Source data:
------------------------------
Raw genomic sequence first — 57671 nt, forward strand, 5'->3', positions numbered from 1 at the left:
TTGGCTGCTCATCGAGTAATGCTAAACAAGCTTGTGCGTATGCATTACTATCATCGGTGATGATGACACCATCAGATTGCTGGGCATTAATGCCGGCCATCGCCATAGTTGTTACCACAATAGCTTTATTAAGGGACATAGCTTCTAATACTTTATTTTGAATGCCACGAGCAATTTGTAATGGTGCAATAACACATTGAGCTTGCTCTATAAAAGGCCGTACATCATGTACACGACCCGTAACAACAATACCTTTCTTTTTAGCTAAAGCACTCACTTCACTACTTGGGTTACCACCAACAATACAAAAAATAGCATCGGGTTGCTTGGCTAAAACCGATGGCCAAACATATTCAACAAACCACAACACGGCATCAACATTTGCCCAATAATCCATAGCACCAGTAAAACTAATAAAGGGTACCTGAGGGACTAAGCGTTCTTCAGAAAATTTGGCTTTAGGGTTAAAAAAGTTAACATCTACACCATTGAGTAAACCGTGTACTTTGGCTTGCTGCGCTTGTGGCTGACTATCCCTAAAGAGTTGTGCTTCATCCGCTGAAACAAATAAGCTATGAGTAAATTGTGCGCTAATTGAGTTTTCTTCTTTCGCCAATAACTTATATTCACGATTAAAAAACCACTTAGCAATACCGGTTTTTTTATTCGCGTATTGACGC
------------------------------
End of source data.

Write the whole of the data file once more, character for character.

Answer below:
Raw genomic sequence first — 57671 nt, forward strand, 5'->3', positions numbered from 1 at the left:
TTGGCTGCTCATCGAGTAATGCTAAACAAGCTTGTGCGTATGCATTACTATCATCGGTGATGATGACACCATCAGATTGCTGGGCATTAATGCCGGCCATCGCCATAGTTGTTACCACAATAGCTTTATTAAGGGACATAGCTTCTAATACTTTATTTTGAATGCCACGAGCAATTTGTAATGGTGCAATAACACATTGAGCTTGCTCTATAAAAGGCCGTACATCATGTACACGACCCGTAACAACAATACCTTTCTTTTTAGCTAAAGCACTCACTTCACTACTTGGGTTACCACCAACAATACAAAAAATAGCATCGGGTTGCTTGGCTAAAACCGATGGCCAAACATATTCAACAAACCACAACACGGCATCAACATTTGCCCAATAATCCATAGCACCAGTAAAACTAATAAAGGGTACCTGAGGGACTAAGCGTTCTTCAGAAAATTTGGCTTTAGGGTTAAAAAAGTTAACATCTACACCATTGAGTAAACCGTGTACTTTGGCTTGCTGCGCTTGTGGCTGACTATCCCTAAAGAGTTGTGCTTCATCCGCTGAAACAAATAAGCTATGAGTAAATTGTGCGCTAATTGAGTTTTCTTCTTTCGCCAATAACTTATATTCACGATTAAAAAACCACTTAGCAATACCGGTTTTTTTATTCGCGTATTGACGC